More schoolchildren are to use 3D printers and laser cutters in technology lessons in an attempt to improve skills needed by the manufacturing industry.
The changes to design and technology (D&T) lessons are part of the government’s new national curriculum for English schools published today, which also includes proposals for children to learn computer programming from their first year at school.
The Department for Education (DfE) hopes the new curriculum will better equip more children for jobs in engineering, design and manufacturing by giving them greater experience of the process of creating products.
However, the curriculum only applies to English schools that are under local authority control, which in the case of secondary education is a minority of establishments due to the spread of free schools and academies.
Other changes see the first explicit requirements that five-to-seven-year-olds learn how to build and improve structures, and that 11-to-14-year-olds use advanced design techniques such as 3D and mathematical modelling.
Education secretary Michael Gove said in a statement that the new design and technology curriculum would ‘sufficiently reflect our aspirations that it should be a rigorous and forward-looking subject that will set children on a path to be the next generation of designers and engineers’.
The changes to the curriculum were devised with input from the Design and Technology Association (DTA) and Royal Academy of Engineering, as well as other industry representatives.
DTA chief executive Richard Green said, ‘This is a curriculum that challenges young people to design and innovate – essential skills for them to participate in an increasingly technological world.’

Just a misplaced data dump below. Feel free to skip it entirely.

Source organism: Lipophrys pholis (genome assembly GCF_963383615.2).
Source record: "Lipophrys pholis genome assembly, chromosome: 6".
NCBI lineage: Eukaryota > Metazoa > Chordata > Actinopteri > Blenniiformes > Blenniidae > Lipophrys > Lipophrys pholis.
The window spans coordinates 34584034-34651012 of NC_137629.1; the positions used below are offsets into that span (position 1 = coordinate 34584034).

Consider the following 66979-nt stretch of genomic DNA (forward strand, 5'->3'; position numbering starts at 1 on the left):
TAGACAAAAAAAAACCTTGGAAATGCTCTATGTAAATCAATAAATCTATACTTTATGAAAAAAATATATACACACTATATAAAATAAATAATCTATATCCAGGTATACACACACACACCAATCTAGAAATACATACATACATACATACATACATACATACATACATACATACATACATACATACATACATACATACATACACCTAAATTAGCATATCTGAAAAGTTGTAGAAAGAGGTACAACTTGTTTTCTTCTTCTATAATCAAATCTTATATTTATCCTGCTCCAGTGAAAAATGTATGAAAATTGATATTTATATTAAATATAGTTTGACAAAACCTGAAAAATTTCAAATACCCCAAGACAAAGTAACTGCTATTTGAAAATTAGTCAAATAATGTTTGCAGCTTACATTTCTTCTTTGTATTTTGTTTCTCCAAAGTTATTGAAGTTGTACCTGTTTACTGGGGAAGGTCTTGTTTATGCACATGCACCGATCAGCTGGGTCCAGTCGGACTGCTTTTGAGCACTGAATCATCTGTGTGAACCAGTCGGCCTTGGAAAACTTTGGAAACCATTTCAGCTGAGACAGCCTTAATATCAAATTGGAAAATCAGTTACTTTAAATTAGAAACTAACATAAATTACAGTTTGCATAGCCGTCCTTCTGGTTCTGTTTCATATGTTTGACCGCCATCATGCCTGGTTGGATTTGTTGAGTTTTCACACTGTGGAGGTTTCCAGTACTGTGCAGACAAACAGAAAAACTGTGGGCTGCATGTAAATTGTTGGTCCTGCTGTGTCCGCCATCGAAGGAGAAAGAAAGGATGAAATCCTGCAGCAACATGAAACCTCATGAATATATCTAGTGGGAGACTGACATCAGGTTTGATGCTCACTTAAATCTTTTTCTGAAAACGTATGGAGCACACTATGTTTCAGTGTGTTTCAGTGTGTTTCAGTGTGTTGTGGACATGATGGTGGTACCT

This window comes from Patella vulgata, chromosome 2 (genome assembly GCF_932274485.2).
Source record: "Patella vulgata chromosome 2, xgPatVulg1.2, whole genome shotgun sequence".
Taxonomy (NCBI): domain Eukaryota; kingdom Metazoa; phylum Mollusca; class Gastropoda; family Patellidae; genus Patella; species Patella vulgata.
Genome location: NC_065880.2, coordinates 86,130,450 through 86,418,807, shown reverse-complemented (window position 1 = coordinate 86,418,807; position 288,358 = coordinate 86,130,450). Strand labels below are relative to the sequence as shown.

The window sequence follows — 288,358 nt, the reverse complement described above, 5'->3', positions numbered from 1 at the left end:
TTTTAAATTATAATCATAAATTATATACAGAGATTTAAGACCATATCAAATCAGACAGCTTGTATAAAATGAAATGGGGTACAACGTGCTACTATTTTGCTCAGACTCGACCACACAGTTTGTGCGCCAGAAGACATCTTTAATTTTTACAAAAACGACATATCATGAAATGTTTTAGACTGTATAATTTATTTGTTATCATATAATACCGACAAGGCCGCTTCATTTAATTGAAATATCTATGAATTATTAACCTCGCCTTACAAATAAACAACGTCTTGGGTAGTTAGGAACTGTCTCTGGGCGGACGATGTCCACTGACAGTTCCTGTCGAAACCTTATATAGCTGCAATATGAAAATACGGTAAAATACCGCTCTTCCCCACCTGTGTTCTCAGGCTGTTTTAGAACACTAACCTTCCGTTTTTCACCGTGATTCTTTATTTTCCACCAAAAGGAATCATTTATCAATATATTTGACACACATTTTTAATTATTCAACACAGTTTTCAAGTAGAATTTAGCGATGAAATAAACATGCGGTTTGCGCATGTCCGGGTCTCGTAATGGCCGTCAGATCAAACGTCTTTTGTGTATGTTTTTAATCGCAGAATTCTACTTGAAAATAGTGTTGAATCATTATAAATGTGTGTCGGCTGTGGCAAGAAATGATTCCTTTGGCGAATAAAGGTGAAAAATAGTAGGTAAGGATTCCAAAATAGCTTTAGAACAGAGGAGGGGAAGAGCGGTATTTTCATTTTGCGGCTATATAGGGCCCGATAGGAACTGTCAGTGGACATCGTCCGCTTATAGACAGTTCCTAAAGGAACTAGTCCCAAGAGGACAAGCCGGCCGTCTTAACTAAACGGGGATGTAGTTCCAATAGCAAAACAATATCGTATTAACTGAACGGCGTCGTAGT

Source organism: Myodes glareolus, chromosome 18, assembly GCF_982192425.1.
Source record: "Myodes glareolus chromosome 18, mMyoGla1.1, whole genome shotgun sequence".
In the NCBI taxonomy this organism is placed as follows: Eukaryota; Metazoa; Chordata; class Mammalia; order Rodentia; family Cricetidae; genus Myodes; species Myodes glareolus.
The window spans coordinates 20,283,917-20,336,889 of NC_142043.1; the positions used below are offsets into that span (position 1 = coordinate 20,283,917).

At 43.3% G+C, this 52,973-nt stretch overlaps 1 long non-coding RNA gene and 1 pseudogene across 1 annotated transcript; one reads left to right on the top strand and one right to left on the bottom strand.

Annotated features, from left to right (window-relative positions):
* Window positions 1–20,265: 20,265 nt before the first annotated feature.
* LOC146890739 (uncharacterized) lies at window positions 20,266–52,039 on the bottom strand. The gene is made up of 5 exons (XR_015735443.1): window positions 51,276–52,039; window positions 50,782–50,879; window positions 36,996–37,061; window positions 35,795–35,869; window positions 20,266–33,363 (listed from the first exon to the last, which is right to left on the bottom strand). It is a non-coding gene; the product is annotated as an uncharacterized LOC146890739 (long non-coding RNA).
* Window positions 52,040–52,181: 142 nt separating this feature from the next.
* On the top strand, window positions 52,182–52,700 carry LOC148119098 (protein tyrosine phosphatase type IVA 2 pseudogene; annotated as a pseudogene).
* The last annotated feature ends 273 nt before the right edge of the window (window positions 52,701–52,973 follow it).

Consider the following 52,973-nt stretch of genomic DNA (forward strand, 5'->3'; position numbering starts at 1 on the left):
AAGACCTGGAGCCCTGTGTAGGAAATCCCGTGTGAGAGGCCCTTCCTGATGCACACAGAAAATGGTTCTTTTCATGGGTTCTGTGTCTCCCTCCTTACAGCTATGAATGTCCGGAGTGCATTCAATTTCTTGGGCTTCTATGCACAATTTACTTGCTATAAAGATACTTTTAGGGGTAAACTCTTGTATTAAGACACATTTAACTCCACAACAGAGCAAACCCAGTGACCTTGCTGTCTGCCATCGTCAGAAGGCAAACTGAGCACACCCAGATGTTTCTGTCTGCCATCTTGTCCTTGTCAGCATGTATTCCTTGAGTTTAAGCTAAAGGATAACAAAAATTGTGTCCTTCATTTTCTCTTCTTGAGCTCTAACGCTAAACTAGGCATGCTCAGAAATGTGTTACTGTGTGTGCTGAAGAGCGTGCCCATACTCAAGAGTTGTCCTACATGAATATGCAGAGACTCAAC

The Royal Academy’s director of engineering and education, Prof Matthew Harrison, said, ‘It is great to see D&T strengthened as a subject with real purpose and substance in the new national curriculum.
‘The partnership between the design community, the engineering profession and government has produced something that will help young people interact more knowledgably with the world around them.’
Tim Thomas, head of employment and skills policy at manufacturing trade body EEF, welcomed the changes but called for greater contact between schools and engineering firms.
‘Exposing young people to a variety of new manufacturing concepts will also help inspire the next generation to consider a career in industry,’ he said.
‘We now want to see employers playing a bigger role – teaching D&T in schools on a part-time basis and bringing teachers into their company to help them bring the practical application of D&T back to the classroom.’
The changes were further welcomed by the inventor Sir James Dyson, who said, ‘The revised curriculum will give young people a practical understanding of science and mathematics, where they design, make and test their own product ideas – real problem solving.’